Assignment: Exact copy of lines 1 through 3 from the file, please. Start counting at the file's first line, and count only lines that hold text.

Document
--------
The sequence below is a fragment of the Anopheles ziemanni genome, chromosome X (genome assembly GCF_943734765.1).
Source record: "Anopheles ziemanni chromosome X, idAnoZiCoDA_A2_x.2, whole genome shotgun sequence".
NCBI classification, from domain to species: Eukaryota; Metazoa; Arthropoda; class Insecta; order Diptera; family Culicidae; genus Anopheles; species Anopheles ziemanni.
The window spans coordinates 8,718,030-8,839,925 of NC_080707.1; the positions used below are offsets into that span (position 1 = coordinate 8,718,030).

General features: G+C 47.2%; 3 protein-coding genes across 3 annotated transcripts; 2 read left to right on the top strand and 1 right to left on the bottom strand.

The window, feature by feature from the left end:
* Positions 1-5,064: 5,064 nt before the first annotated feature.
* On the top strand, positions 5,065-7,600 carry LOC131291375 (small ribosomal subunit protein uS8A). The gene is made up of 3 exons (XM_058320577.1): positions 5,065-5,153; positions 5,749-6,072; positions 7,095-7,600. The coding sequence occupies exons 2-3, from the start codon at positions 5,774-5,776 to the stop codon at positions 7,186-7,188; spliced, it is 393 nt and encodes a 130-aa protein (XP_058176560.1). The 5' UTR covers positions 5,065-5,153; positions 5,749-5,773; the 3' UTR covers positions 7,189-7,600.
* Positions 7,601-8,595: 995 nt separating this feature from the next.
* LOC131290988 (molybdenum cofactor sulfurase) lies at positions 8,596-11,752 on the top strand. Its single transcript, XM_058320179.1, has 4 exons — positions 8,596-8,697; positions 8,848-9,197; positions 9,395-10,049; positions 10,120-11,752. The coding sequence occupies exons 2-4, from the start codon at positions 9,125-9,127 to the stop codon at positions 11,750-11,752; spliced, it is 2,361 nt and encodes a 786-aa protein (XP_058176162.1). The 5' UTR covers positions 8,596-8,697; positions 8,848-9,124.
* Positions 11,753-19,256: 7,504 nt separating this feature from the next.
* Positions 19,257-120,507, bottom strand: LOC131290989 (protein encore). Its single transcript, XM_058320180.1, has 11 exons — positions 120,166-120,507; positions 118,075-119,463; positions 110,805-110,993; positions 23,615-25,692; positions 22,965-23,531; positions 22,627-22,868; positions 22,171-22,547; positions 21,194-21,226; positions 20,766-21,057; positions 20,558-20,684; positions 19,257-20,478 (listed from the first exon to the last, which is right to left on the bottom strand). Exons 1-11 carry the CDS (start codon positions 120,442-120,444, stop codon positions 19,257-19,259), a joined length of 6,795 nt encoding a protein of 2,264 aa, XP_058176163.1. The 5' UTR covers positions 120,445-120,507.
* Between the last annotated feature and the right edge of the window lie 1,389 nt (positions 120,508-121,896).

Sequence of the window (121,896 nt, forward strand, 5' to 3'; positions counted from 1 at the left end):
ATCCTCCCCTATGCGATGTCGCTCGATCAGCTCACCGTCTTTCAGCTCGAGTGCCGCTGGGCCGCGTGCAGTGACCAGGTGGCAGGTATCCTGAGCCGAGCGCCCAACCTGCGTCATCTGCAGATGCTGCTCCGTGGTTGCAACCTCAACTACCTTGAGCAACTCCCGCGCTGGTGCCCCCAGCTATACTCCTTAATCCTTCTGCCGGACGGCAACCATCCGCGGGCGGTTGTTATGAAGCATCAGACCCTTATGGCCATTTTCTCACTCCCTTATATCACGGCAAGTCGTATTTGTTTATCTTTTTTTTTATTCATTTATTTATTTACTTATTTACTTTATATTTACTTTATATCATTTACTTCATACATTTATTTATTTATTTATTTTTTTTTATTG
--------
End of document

The sequence below is a fragment of the Anopheles ziemanni genome, chromosome X (genome assembly GCF_943734765.1).
Source record: "Anopheles ziemanni chromosome X, idAnoZiCoDA_A2_x.2, whole genome shotgun sequence".
NCBI classification, from domain to species: Eukaryota; Metazoa; Arthropoda; class Insecta; order Diptera; family Culicidae; genus Anopheles; species Anopheles ziemanni.